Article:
Choosing your healthcare agent is an important decision. Be sure to pick someone who knows you very well, is mature and level-headed, can handle stressful situations, and is easy to talk with. It should be someone you trust and who knows what's important to you. Choose someone who will argue for you with the doctors and nurses and make sure your wishes are carried out even if it means you will probably die. It's usually best if this person lives close to you and is available or willing to travel when needed. If you have more than one person in mind, talk with each person before you make up your mind. MyDirectives lets you choose one person to be your healthcare agent, and you can make the other one or two people your alternates in case your first choice is unavailable in an emergency.

It's important to talk to your healthcare agent about the medical treatments you would want or those you would not want to have, how aggressively you want to be treated, and under what circumstances. You should also discuss how and where you want to spend your last days and what you want done with your body if you pass on. These final details are all important. But it's just as important that your healthcare agent know what you consider an acceptable quality of life. When your healthcare agent knows these very personal details about you, then the healthcare agent can make medical treatment choices that are in tune with your wishes.

And don't choose someone because you feel like you have to; instead, choose someone who really knows you. Then communicate openly and often.

You can choose what kinds of medical treatment decisions your healthcare agent can make on your behalf if a situation arises where you can't decide or communicate for yourself. If you choose to have a healthcare agent, MyDirectives will ask you to pick what kinds of decisions you want your healthcare agent to be able to make on your behalf. Here's that list:

  • Interpret and communicate your wishes to your medical treatment providers and family
  • Choose doctors/hospitals
  • Arrange for your medical treatment in any country or state
  • Release your medical records
  • Stop/Start medical treatments
  • Agree to or decline tests/surgeries
  • Stop artificial nutrition and hydration
  • Put you in a nursing home
  • Consent to organ/tissue donation
  • Talk to your family
  • Talk to your spiritual advisor
  • Other (additional instructions you might want to give)

When you choose your healthcare agent, you can limit that person's authority to a specific period of time (days, weeks, or months). You might choose to do this if, for example, you know your healthcare agent will be moving in the future or will become unavailable for some reason. You can also limit the agent's authority to specific medical treatment decisions. MyDirectives walks you through these options.

Even if you have a healthcare agent, you still have complete control over all of your healthcare decisions unless, and until, doctors decide you can't make or communicate decisions for yourself, or a court declares you to be incompetent.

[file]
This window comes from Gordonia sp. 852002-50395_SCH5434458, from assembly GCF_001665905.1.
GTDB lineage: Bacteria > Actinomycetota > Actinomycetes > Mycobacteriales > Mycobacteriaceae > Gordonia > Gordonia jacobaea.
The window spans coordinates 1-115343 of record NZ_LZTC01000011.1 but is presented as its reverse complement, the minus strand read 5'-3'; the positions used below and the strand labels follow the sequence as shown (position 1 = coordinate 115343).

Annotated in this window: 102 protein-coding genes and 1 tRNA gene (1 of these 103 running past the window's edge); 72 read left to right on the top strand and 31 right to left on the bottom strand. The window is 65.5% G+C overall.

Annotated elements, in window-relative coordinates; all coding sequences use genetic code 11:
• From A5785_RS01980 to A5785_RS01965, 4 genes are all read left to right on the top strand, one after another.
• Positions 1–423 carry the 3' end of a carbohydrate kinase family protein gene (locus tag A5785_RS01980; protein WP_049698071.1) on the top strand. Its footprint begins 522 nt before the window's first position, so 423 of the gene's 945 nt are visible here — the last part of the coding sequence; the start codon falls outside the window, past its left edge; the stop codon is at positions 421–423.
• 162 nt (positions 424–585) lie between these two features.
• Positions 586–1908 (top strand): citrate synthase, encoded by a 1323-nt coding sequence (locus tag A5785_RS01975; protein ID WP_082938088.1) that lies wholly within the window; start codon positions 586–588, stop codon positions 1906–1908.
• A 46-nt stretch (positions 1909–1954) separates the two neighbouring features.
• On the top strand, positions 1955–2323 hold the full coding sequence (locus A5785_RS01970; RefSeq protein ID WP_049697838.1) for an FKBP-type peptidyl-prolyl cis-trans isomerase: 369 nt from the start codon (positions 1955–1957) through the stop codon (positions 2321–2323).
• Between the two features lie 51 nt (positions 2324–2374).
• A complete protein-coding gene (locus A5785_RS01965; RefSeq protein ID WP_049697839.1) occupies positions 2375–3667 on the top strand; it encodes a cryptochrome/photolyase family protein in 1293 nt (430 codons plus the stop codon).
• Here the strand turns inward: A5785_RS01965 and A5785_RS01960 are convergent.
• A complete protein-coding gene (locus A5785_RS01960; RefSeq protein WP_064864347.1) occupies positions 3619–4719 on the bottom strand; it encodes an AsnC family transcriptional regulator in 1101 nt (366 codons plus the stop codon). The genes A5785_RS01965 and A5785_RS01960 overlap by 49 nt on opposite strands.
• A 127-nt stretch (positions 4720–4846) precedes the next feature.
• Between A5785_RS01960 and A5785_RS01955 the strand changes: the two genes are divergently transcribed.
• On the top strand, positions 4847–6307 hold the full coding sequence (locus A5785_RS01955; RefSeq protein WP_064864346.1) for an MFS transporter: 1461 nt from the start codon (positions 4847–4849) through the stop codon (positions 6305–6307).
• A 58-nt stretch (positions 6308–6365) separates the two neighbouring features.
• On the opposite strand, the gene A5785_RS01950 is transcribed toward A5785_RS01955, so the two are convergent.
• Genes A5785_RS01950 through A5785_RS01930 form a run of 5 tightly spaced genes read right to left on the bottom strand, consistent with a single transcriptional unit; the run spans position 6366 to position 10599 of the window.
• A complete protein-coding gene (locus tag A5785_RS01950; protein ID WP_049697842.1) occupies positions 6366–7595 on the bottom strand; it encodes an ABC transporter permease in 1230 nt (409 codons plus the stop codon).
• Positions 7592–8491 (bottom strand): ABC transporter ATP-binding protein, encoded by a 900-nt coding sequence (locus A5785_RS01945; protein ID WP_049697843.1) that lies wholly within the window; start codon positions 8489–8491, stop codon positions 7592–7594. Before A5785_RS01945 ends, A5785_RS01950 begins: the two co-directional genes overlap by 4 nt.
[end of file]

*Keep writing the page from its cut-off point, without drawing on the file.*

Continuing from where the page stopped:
You should know that your healthcare agent has no power over decisions that aren't related to medical treatment, such as finances, work-related issues, funeral matters, and anything that might be covered in your will.

A healthcare agent becomes active if you lose the ability to understand the medical problem and the risks and benefits of medical treatment choices. Put another way, if you lose the ability to make and communicate choices that show you understand and appreciate the decisions being made and their possible consequences, or if a court declares that you are incompetent, then the healthcare agent steps in. You often hear the term "incapacitated."  In medical situations, if you become incapacitated, that means doctors have determined that you have become unfit or unable to make and communicate medical treatment decisions, and the healthcare agent will need to decide on your behalf.

If you are competent and can make and communicate medical treatment decisions, your current wishes take priority over both your healthcare agent's wishes and any written or recorded expressions of your medical treatment goals, preferences and priorities. Just because you've signed an emergency, critical and advance care plan or some other document like an advance medical directive doesn't mean you lose your right to decide on treatment when a situation arises - as long as you can express what you want and can understand the treatment choices, your current wishes are the most important. In most jurisdictions, if you can't make and communicate treatment wishes, or if a court declares you to be incompetent, your emergency, critical and advance care plan normally takes priority over your healthcare agent's wishes as long as your care plan is clear about your goals, preferences and priorities. In some jurisdictions, you can expressly state that you want your healthcare agent's decision to carry more weight. Since it's hard to anticipate every circumstance when you record your treatment preferences and priorities, it's important to talk with your healthcare agent about your wishes in advance. And don't forget, you can change your Universal Advance Digital Directive (uADD)™ at any time.

If your healthcare agent can't be reached when needed, it's important to have alternates. This is why MyDirectives asks you to name one or two alternates as potential healthcare agents - they are your backups. Having one or two alternates who can stand in if your first choice can't be reached or is incapacitated is a good idea.

Alternate healthcare agents aren't required, but it's a good idea to have one or two alternates ready in case your first choice can't be reached in an emergency, or in case the first choice is also incapacitated or unwilling to act.